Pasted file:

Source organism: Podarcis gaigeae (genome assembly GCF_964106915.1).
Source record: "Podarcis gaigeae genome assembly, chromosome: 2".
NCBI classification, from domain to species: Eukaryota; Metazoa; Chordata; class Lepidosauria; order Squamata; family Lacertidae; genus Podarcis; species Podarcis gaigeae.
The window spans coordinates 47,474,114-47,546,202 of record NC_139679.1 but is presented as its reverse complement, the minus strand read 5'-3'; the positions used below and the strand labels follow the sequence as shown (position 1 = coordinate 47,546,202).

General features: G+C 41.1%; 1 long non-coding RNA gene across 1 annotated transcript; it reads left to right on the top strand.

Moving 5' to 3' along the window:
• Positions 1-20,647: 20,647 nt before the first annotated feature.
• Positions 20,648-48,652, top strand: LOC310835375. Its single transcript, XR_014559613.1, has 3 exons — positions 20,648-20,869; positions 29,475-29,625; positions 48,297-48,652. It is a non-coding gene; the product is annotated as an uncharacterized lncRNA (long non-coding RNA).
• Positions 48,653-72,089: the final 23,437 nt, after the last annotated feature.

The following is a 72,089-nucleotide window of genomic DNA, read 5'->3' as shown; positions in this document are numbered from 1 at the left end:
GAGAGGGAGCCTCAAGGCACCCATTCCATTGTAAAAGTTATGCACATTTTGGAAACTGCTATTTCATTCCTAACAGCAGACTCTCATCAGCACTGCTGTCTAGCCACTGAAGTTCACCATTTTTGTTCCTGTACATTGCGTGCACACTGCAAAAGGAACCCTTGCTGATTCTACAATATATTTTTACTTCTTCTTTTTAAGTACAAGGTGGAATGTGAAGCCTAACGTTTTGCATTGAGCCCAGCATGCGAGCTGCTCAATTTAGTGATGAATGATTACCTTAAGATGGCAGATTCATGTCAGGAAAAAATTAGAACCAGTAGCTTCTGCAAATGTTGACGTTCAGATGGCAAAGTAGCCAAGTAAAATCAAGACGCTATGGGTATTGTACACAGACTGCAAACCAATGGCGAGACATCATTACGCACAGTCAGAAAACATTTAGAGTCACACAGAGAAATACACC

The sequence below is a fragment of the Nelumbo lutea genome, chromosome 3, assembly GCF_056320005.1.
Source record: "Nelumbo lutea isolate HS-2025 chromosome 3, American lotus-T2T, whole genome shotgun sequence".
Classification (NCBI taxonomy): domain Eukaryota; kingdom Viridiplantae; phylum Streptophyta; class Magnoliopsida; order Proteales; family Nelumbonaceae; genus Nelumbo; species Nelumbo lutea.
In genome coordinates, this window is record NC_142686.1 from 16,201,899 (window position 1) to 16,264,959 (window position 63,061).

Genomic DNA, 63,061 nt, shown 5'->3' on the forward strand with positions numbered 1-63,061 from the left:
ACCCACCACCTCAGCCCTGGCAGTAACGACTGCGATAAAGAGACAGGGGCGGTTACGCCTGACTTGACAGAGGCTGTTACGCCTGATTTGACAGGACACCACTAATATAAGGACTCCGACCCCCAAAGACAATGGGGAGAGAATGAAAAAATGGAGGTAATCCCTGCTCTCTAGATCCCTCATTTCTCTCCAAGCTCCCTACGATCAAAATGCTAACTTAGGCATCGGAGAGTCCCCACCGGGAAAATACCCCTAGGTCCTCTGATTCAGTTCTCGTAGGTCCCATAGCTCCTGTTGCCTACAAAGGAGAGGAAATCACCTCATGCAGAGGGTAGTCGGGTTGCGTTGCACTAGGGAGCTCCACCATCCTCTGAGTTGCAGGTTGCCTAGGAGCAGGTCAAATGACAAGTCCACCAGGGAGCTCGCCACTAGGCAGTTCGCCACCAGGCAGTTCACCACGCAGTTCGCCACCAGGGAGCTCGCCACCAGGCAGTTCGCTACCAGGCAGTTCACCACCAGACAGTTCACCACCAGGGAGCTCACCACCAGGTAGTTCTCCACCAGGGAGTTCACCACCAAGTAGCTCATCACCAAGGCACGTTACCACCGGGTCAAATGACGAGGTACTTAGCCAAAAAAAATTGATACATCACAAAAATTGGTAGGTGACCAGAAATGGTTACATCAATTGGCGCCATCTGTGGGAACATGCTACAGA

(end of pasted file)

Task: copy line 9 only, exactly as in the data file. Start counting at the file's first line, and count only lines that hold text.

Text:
• Positions 48,653-72,089: the final 23,437 nt, after the last annotated feature.